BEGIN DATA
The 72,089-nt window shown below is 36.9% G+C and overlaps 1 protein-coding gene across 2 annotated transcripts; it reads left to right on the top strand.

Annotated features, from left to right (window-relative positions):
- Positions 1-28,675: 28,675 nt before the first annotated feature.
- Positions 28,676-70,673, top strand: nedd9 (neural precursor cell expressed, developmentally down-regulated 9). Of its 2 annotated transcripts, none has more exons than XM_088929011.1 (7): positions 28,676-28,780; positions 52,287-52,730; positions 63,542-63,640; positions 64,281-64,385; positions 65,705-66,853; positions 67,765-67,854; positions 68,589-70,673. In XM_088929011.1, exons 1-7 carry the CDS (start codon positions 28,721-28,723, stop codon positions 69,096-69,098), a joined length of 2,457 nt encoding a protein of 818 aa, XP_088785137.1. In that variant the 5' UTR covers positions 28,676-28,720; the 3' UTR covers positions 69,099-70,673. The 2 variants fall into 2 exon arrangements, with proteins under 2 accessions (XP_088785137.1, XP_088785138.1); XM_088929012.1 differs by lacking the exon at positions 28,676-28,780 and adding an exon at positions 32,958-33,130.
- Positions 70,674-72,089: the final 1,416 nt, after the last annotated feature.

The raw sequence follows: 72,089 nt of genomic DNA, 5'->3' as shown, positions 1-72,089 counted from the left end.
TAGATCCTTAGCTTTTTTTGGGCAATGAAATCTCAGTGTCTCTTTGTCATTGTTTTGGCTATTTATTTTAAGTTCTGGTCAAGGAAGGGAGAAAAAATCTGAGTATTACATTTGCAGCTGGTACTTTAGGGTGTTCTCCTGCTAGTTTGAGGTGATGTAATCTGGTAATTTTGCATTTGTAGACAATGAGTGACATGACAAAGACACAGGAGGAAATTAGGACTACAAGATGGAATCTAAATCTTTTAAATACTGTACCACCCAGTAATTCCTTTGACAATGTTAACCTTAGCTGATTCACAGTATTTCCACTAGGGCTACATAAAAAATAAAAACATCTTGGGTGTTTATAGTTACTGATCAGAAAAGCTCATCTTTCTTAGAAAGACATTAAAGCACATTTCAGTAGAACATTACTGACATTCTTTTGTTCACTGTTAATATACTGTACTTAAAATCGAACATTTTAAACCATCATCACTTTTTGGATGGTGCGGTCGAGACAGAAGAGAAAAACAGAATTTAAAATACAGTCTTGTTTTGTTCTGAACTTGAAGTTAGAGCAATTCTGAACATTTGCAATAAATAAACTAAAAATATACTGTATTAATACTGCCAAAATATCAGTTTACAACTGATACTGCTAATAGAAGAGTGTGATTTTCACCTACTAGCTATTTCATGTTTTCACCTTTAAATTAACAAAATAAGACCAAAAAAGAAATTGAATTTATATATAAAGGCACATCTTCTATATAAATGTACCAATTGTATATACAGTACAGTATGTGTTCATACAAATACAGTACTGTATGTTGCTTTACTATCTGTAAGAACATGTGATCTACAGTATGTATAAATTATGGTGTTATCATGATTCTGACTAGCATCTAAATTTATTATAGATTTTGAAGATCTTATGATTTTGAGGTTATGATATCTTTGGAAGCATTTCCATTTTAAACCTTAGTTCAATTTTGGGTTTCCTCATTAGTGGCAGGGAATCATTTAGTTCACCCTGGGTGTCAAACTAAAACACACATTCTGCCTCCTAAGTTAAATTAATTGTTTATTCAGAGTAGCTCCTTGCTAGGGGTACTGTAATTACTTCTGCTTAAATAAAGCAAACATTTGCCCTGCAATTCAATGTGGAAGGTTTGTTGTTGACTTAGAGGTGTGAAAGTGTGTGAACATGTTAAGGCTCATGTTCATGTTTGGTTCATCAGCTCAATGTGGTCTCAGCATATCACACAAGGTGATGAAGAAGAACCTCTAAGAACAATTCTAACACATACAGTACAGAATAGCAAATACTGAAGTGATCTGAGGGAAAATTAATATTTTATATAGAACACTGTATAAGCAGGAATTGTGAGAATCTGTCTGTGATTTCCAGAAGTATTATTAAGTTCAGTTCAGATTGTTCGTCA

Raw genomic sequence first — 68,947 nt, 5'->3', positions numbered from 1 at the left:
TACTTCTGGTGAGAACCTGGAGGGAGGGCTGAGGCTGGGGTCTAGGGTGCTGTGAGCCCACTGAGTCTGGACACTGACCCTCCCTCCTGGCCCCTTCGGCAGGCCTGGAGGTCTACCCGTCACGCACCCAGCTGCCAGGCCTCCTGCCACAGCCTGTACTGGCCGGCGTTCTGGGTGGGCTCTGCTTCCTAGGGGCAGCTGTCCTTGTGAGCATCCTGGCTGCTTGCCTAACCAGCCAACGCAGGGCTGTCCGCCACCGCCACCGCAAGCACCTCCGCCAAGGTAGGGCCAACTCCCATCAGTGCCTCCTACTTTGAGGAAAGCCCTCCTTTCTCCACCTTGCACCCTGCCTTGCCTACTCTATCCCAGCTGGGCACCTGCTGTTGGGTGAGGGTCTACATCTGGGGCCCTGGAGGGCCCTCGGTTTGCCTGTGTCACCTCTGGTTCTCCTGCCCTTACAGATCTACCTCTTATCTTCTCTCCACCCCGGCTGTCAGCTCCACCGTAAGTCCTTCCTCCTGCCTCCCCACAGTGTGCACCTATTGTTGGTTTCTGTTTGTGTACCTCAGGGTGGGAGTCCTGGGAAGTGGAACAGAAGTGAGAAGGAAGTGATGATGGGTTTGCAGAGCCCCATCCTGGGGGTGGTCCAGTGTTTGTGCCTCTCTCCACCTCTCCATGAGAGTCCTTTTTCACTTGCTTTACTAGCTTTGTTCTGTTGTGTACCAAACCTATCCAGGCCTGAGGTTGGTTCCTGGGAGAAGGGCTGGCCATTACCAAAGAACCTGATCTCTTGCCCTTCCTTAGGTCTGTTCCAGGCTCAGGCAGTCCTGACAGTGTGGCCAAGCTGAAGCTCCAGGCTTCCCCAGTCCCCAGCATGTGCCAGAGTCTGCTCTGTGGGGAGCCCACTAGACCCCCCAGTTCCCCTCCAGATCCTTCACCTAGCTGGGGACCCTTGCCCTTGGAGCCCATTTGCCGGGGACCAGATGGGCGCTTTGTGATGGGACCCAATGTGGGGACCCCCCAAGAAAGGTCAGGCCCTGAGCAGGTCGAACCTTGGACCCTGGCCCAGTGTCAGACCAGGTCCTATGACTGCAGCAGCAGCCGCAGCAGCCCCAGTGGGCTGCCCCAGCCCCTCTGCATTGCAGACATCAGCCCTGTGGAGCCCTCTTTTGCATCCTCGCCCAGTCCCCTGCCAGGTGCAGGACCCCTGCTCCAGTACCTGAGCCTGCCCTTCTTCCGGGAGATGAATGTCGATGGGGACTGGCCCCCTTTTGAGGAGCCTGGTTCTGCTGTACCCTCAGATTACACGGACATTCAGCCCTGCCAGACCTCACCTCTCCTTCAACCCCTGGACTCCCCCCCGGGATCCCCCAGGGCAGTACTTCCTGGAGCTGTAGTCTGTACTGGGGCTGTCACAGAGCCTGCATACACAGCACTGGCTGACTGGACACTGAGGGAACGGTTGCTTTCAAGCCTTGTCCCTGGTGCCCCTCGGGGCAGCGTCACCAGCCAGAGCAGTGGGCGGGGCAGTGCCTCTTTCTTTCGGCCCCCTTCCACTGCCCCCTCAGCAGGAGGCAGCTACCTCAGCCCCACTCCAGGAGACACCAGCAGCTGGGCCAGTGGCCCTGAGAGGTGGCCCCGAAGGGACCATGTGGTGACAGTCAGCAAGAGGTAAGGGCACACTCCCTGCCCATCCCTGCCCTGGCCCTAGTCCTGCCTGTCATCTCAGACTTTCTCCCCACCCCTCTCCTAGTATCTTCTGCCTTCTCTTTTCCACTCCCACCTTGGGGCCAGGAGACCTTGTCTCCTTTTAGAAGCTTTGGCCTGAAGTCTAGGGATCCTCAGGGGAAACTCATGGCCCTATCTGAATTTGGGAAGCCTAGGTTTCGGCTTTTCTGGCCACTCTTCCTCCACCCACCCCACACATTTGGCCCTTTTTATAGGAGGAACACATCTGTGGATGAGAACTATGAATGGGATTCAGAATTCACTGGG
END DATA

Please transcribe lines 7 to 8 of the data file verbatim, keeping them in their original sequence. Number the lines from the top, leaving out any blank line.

TAGATCCTTAGCTTTTTTTGGGCAATGAAATCTCAGTGTCTCTTTGTCATTGTTTTGGCTATTTATTTTAAGTTCTGGTCAAGGAAGGGAGAAAAAATCTGAGTATTACATTTGCAGCTGGTACTTTAGGGTGTTCTCCTGCTAGTTTGAGGTGATGTAATCTGGTAATTTTGCATTTGTAGACAATGAGTGACATGACAAAGACACAGGAGGAAATTAGGACTACAAGATGGAATCTAAATCTTTTAAATACTGTACCACCCAGTAATTCCTTTGACAATGTTAACCTTAGCTGATTCACAGTATTTCCACTAGGGCTACATAAAAAATAAAAACATCTTGGGTGTTTATAGTTACTGATCAGAAAAGCTCATCTTTCTTAGAAAGACATTAAAGCACATTTCAGTAGAACATTACTGACATTCTTTTGTTCACTGTTAATATACTGTACTTAAAATCGAACATTTTAAACCATCATCACTTTTTGGATGGTGCGGTCGAGACAGAAGAGAAAAACAGAATTTAAAATACAGTCTTGTTTTGTTCTGAACTTGAAGTTAGAGCAATTCTGAACATTTGCAATAAATAAACTAAAAATATACTGTATTAATACTGCCAAAATATCAGTTTACAACTGATACTGCTAATAGAAGAGTGTGATTTTCACCTACTAGCTATTTCATGTTTTCACCTTTAAATTAACAAAATAAGACCAAAAAAGAAATTGAATTTATATATAAAGGCACATCTTCTATATAAATGTACCAATTGTATATACAGTACAGTATGTGTTCATACAAATACAGTACTGTATGTTGCTTTACTATCTGTAAGAACATGTGATCTACAGTATGTATAAATTATGGTGTTATCATGATTCTGACTAGCATCTAAATTTATTATAGATTTTGAAGATCTTATGATTTTGAGGTTATGATATCTTTGGAAGCATTTCCATTTTAAACCTTAGTTCAATTTTGGGTTTCCTCATTAGTGGCAGGGAATCATTTAGTTCACCCTGGGTGTCAAACTAAAACACACATTCTGCCTCCTAAGTTAAATTAATTGTTTATTCAGAGTAGCTCCTTGCTAGGGGTACTGTAATTACTTCTGCTTAAATAAAGCAAACATTTGCCCTGCAATTCAATGTGGAAGGTTTGTTGTTGACTTAGAGGTGTGAAAGTGTGTGAACATGTTAAGGCTCATGTTCATGTTTGGTTCATCAGCTCAATGTGGTCTCAGCATATCACACAAGGTGATGAAGAAGAACCTCTAAGAACAATTCTAACACATACAGTACAGAATAGCAAATACTGAAGTGATCTGAGGGAAAATTAATATTTTATATAGAACACTGTATAAGCAGGAATTGTGAGAATCTGTCTGTGATTTCCAGAAGTATTATTAAGTTCAGTTCAGATTGTTCGTCA

Raw genomic sequence first — 68,947 nt, 5'->3', positions numbered from 1 at the left: